Featured Research

from universities, journals, and other organizations

Anemia Is Risk Factor For Physical Decline In Older Adults

Date:
August 5, 2003
Source:
Wake Forest University Baptist Medical Center
Summary:
Older adults with anemia are twice as likely to have a significant decline in physical performance that could threaten their independence, report researchers from Wake Forest University Baptist Medical Center in the current issue of the American Journal of Medicine.

WINSTON-SALEM, N.C. – Older adults with anemia are twice as likely to have a significant decline in physical performance that could threaten their independence, report researchers from Wake Forest University Baptist Medical Center in the current issue of the American Journal of Medicine.

"Our results suggest that anemia is an independent risk factor for physical decline, which puts older adults at higher risk for nursing home admission, disability and death," said Brenda Penninx, Ph.D., associate professor of gerontology. "Future research should explore whether the treatment of late-life anemia helps preserve physical function."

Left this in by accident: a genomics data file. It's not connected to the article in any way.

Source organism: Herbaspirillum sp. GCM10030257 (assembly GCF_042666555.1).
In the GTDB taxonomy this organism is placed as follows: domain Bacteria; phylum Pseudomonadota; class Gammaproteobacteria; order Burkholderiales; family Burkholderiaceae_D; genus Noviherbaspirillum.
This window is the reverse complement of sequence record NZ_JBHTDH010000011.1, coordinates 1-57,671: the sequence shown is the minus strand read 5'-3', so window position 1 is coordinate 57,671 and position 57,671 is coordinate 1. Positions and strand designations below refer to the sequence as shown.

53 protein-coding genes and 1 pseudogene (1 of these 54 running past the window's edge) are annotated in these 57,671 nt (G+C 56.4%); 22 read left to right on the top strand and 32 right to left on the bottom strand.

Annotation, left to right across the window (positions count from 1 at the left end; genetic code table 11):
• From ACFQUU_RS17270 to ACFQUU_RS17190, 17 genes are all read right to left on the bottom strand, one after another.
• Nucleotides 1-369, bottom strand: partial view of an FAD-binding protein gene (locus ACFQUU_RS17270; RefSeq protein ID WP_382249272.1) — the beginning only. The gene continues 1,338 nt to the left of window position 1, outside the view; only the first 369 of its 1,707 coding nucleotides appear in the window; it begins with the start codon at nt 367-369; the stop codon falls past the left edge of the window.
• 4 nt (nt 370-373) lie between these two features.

Researchers measured whether anemia was related to physical performance over a four-year period. Anemia, which is a reduced level of oxygen-carrying red blood cells, affects about 13 percent of people over age 70. It has a variety of causes, from iron or vitamin B-12 deficiencies to chronic diseases such as cancer or liver disease.

The study involved 1,146 adults age 71 and older. The researchers measured physical performance using tests of standing balance, walking speed and ability to rise from a chair. Previous studies illustrated that these tests can predict the likelihood of nursing home admission, mortality, hospitalization and later disability.

Penninx and colleagues found that in participants with anemia, the mean decline in physical performance was 2.3 points on a 12-point scale. For those without anemia, the mean decline was 1.4 points.

"Participants with anemia were 2.1 times more likely than non-anemic subjects to decline substantially in performance, which we defined as a three-point decline over four years," said Penninx. "Subjects with borderline anemia were 1.5 times more likely to have a substantial decline."

A three-point, or 25 percent, decline in physical performance has been shown to increase the risk of hospitalization by 150 percent, the risk of nursing home administration by 200 percent and the risk of disability by 400 percent.